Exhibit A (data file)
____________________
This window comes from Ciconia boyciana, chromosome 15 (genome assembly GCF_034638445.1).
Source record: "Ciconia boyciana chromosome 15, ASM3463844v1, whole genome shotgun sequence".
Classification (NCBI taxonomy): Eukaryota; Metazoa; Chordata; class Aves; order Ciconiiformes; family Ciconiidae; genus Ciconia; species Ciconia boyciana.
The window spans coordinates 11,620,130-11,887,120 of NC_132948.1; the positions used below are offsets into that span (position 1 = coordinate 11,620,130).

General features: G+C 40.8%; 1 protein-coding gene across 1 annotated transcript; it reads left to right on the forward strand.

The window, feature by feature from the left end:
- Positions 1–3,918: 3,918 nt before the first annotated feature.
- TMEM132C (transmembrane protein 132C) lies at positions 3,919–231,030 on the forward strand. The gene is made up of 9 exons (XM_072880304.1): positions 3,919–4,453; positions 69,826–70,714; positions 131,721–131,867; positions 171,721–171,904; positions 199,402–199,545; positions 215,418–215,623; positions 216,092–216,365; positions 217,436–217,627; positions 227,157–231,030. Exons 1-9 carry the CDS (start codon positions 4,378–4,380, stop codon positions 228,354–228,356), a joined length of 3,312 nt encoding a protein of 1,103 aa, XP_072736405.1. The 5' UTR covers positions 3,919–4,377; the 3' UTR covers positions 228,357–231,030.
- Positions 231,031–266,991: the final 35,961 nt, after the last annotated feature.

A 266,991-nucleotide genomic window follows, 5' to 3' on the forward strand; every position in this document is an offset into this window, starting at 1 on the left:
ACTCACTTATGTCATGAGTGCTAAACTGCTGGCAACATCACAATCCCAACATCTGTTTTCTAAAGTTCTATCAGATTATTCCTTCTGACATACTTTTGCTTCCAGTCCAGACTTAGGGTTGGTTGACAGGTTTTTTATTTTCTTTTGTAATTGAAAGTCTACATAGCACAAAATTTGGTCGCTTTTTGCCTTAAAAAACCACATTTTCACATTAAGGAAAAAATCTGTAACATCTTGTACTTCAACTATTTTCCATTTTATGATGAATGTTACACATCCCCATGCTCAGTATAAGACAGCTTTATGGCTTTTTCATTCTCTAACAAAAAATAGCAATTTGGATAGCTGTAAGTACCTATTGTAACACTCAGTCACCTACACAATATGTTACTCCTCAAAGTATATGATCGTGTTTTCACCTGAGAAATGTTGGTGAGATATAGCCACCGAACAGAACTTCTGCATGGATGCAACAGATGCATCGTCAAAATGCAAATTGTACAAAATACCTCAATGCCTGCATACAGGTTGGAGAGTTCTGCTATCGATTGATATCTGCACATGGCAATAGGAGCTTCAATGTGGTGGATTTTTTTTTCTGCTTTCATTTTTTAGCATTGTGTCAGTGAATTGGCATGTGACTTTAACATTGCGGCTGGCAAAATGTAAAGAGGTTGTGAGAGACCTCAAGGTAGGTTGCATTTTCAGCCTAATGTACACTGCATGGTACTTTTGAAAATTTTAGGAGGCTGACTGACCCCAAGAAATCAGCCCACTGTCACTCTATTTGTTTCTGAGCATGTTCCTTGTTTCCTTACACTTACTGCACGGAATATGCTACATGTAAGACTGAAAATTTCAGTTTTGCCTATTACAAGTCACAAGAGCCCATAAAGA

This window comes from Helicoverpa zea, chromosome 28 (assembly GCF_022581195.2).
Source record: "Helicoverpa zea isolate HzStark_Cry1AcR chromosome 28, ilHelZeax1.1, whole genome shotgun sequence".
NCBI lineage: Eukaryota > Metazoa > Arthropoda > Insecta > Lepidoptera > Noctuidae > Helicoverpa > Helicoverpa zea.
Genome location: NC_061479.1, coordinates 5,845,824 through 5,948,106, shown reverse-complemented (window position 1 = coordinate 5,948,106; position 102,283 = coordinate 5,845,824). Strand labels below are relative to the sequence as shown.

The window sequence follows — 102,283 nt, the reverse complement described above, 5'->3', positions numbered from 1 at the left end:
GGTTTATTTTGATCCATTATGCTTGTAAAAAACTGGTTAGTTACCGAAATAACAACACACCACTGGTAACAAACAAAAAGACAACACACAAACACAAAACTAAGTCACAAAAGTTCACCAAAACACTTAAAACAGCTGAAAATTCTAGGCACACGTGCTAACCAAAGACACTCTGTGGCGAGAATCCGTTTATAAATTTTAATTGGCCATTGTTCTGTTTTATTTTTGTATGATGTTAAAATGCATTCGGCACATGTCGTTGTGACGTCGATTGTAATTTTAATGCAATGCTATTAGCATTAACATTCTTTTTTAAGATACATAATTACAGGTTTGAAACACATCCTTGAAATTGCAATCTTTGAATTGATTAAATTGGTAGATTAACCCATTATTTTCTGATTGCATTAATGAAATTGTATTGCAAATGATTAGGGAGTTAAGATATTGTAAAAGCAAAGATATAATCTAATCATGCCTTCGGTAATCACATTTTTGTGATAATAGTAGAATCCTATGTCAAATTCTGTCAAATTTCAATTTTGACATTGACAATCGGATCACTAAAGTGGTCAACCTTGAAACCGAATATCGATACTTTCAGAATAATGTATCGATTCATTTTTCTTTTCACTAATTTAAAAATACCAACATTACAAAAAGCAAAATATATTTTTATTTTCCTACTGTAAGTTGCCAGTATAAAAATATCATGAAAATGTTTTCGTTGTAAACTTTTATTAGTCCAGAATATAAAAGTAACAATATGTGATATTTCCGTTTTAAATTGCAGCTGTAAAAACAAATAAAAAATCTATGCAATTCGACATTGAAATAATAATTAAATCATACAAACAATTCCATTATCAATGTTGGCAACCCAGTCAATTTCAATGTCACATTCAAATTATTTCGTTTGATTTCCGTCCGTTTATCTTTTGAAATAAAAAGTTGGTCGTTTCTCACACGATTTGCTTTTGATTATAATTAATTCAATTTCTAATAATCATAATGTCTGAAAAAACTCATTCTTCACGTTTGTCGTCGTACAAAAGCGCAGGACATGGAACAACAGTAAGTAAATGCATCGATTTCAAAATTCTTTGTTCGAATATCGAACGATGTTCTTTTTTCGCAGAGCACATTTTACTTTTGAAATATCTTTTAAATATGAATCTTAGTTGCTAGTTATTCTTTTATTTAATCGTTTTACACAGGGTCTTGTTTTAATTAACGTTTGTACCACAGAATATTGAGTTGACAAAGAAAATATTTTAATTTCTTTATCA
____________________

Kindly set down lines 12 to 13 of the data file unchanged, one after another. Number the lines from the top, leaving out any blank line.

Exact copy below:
This window comes from Helicoverpa zea, chromosome 28 (assembly GCF_022581195.2).
Source record: "Helicoverpa zea isolate HzStark_Cry1AcR chromosome 28, ilHelZeax1.1, whole genome shotgun sequence".